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About Hinrich Göhlmann
Hinrich W.H. Gohlmann is a Senior Principal Scientist at Janssen Research & Development. He has studied Biology at the Technische Hochschule Darmstadt (Germany) and received his doctoral degree from the University of Heidelberg (Germany). He is currently leading the High Dimensional Biology team at Johnson & Johnson's research site in Beerse, Belgium. The team is using various 'omics technologies (Next Generation Sequencing using 454/Roche and Illumina, Affymetrix GeneChip and GeneTitan systems, RNAi platform, FACS and High Content Screening) to assist research in various disease areas.
For more information, please visit: http://goehlmann.info
Its broad scope brings together critical knowledge from many disciplines, ranging from process technology to pharmacology to intellectual property issues.
After introducing the overall early development workflow, the critical steps of early drug development are described in a sequential and enabling order: the availability of the drug substance and that of the drug product, the prediction of pharmacokinetics and -dynamics, as well as that of drug safety. The final section focuses on intellectual property aspects during early clinical development. The emphasis throughout is on recent case studies to exemplify salient points, resulting in an abundance of practice-oriented information that is usually not available from other sources.
Aimed at medicinal chemists in industry as well as academia, this invaluable reference enables readers to understand and navigate the challenges in developing clinical candidate molecules that can be successfully used in phase one clinical trials.
Proven Methods for Big Data Analysis
As big data has become standard in many application areas, challenges have arisen related to methodology and software development, including how to discover meaningful patterns in the vast amounts of data. Addressing these problems, Applied Biclustering Methods for Big and High-Dimensional Data Using R shows how to apply biclustering methods to find local patterns in a big data matrix.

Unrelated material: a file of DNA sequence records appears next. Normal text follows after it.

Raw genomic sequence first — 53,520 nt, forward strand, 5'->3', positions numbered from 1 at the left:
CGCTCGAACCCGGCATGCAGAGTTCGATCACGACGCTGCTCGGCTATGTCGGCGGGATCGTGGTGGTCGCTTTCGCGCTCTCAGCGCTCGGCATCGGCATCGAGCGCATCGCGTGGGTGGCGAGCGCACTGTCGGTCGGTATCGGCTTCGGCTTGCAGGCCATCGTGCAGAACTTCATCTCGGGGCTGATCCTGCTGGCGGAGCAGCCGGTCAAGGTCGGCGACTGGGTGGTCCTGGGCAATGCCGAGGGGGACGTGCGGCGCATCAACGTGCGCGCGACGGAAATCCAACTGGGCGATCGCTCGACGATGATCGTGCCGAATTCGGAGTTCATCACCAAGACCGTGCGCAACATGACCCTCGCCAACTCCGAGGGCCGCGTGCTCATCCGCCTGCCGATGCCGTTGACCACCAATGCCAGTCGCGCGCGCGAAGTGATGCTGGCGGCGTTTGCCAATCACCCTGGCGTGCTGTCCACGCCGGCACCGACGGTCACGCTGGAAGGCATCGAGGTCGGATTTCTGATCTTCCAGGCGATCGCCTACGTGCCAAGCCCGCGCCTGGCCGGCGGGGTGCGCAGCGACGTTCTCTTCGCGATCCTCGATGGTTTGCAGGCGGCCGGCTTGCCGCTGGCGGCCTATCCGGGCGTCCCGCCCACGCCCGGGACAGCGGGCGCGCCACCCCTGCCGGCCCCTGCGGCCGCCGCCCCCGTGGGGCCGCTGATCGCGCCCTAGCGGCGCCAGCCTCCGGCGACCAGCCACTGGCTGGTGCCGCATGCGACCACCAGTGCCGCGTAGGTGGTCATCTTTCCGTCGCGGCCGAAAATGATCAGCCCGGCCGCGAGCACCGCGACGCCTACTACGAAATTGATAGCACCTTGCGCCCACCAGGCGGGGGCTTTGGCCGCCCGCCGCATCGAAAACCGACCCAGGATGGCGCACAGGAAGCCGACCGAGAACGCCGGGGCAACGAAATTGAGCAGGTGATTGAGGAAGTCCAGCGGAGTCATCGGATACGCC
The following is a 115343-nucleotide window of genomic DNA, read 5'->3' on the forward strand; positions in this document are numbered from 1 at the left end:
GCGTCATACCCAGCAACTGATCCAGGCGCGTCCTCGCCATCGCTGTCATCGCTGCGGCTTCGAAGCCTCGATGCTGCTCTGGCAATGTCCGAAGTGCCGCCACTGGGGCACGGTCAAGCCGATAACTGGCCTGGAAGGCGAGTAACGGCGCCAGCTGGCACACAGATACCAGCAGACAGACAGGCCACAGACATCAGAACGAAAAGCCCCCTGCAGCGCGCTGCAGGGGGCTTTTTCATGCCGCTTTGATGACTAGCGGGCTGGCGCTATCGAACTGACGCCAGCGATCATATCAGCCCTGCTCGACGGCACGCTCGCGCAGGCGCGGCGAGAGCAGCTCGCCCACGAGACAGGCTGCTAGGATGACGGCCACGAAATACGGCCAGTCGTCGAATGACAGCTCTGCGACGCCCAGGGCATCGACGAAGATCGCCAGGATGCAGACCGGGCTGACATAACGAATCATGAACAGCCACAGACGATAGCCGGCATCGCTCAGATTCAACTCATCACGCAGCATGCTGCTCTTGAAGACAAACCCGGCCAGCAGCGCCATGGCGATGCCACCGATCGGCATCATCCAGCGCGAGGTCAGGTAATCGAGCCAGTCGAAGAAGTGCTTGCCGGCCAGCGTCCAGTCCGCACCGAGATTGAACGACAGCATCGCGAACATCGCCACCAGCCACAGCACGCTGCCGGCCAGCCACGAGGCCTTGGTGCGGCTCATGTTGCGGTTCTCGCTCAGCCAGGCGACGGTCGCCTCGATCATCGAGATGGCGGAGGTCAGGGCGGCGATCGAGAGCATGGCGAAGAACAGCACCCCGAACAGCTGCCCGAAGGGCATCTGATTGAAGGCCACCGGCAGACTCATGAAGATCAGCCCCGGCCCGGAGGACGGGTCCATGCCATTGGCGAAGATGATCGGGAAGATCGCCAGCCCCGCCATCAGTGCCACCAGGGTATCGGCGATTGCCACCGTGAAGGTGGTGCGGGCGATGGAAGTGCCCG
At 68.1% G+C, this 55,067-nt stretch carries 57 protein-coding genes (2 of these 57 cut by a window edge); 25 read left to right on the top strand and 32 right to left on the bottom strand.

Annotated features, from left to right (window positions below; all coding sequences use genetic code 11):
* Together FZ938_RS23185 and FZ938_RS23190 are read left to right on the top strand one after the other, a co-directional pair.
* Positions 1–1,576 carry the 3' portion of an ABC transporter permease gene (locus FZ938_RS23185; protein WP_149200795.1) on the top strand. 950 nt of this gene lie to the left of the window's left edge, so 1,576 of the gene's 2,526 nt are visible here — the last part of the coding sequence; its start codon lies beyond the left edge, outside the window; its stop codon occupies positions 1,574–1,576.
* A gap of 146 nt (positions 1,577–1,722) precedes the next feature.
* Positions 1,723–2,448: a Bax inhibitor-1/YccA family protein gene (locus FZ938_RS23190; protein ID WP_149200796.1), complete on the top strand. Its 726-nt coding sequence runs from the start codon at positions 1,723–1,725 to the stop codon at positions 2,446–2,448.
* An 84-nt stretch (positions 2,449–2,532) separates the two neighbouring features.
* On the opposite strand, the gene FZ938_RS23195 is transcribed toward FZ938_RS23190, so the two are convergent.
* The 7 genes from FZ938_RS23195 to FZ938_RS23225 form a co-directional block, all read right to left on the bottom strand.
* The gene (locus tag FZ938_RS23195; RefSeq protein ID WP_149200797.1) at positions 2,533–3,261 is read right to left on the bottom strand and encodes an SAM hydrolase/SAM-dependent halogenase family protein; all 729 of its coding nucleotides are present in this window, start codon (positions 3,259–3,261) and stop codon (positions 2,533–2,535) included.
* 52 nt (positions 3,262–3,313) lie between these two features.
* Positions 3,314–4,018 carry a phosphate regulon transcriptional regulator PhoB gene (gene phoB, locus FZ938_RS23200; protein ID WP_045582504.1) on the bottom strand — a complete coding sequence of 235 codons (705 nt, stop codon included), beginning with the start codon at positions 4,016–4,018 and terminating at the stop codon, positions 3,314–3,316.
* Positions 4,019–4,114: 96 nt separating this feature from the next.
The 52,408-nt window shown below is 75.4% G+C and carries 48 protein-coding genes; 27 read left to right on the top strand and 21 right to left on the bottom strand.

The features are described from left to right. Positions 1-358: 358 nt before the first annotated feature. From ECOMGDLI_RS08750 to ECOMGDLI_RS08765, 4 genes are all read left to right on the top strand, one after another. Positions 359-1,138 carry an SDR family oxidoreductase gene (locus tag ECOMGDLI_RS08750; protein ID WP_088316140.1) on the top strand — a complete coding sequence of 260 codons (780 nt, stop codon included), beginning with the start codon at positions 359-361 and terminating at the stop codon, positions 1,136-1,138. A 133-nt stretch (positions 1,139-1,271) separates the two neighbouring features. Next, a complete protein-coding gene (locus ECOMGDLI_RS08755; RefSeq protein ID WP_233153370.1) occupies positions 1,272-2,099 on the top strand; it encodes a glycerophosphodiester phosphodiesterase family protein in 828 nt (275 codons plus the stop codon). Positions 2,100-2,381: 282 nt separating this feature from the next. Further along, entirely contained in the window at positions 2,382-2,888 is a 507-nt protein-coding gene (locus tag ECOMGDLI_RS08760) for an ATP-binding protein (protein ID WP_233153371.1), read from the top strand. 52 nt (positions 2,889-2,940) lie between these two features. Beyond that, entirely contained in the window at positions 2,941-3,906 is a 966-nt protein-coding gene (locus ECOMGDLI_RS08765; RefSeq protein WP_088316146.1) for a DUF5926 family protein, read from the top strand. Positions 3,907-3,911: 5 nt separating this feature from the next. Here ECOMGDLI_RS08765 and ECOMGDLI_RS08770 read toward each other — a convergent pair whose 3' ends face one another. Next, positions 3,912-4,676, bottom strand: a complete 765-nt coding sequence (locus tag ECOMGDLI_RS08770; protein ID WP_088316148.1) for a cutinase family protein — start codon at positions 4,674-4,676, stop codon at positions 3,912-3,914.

The book presents an overview of data analysis using biclustering methods from a practical point of view. Real case studies in drug discovery, genetics, marketing research, biology, toxicity, and sports illustrate the use of several biclustering methods. References to technical details of the methods are provided for readers who wish to investigate the full theoretical background. All the methods are accompanied with R examples that show how to conduct the analyses. The examples, software, and other materials are available on a supplementary website.
This book focuses on the analysis of dose-response microarray data in pharmaceutical settings, the goal being to cover this important topic for early drug development experiments and to provide user-friendly R packages that can be used to analyze this data. It is intended for biostatisticians and bioinformaticians in the pharmaceutical industry, biologists, and biostatistics/bioinformatics graduate students.
Part I of the book is an introduction, in which we discuss the dose-response setting and the problem of estimating normal means under order restrictions. In particular, we discuss the pooled-adjacent-violator (PAV) algorithm and isotonic regression, as well as inference under order restrictions and non-linear parametric models, which are used in the second part of the book.
Part II is the core of the book, in which we focus on the analysis of dose-response microarray data. Methodological topics discussed include:
• Multiplicity adjustment
• Test statistics and procedures for the analysis of dose-response microarray data
• Resampling-based inference and use of the SAM method for small-variance genes in the data
• Identification and classification of dose-response curve shapes
• Clustering of order-restricted (but not necessarily monotone) dose-response profiles
• Gene set analysis to facilitate the interpretation of microarray results
• Hierarchical Bayesian models and Bayesian variable selection
• Non-linear models for dose-response microarray data
• Multiple contrast tests
• Multiple confidence intervals for selected parameters adjusted for the false coverage-statement rate
All methodological issues in the book are illustrated using real-world examples of dose-response microarray datasets from early drug development experiments.